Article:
January 5, 2014 at 8:00 pm |
    • theridge

      Then that is your reality then son. I believe the entire universe is steril except here on earth-prove me wrong!

      January 5, 2014 at 8:03 pm |
      • G to the T

        Statistically speaking, it is more likely that there is other life out there than there is not.

        January 6, 2014 at 12:01 pm |
  17. theridge

    Religion is man-made rules. It doesn't undermind the fact of Intelligent Design in everything from cells to galaxys. Don't let man's rules turn you away from the Creator of the Heavens and the Universe. The Rockefeller's, Rothschilds, and several other wealthy families planned all this confusion 200 years ago. They want you to think like an atheist so you don't ever know they worship Lucifer. It's a long dark rabbit hole for you peeps that decide to look this agenda up!

    January 5, 2014 at 7:59 pm |
    • Conspiracy

      I love conspiracy theories, especially that one, but one problem. If they worshiped Lucifer wouldn't they want us to at least think Lucifer exists?

      January 5, 2014 at 8:03 pm |
      • theridge

        No they don't want you to believe in any higher power. It is to dumb the mind down. "conspiracy theorist" is the term Hitler used when folks questioned him on a one world race-he said 'no your a conspiracy theorist for believing that.' So keep enjoying cnn or whatever corperate controlled mainstream news station you watch and take another flu-shot!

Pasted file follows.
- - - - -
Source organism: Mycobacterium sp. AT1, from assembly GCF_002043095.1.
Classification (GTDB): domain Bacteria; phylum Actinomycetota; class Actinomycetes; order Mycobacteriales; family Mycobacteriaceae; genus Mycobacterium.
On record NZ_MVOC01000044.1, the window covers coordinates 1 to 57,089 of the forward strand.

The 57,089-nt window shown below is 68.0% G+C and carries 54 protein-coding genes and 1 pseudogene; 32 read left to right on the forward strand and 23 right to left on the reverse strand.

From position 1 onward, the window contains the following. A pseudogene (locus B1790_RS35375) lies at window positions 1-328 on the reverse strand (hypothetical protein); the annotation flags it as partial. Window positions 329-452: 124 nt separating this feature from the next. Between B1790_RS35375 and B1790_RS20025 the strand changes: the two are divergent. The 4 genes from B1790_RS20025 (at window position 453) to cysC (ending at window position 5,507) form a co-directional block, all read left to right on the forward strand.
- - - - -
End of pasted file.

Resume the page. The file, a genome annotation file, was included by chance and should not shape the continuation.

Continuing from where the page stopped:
January 5, 2014 at 8:05 pm |
    • Lucifer's Evil Twin

      Interesting theory... no one would suspect that you're not stupid or insane...

      January 5, 2014 at 8:05 pm |
      • theridge

        So I'm insane that the folks controlling the currency are insane? Good to know how your mind works. It will all be revealed to you but unfortunately you won't wake up until you are waiting in line to go to a govt controlled fema center

        January 5, 2014 at 8:07 pm |
      • Conspiracy

        Let, haven't you ever read any of this before? Man as man's final answer, god as government and so on? Right or wrong it's one hell of rabbit hole.

        January 5, 2014 at 8:08 pm |
        • theridge

          To you or anyone who uses the term conspiracy theorist I challenge you to look this stuff up and get off the cnn bandwagon. All I do is question known liars. You "believe" in them and trust them while I do not. Soooo do humanity a favor and take a couple more flu-shots.

          January 5, 2014 at 8:14 pm |
    • HalS

      I don't know about the Rockefellers, but the Rothschild's are Ashkenazi Jews. Also, the worship of "Lucifer" (which means morning star) is from one of the "man-made" religions you mentioned.

      January 5, 2014 at 8:17 pm |
      • theridge

        they are into more than that son! The rules are man-made however, the spiritual world is not. good luck in life!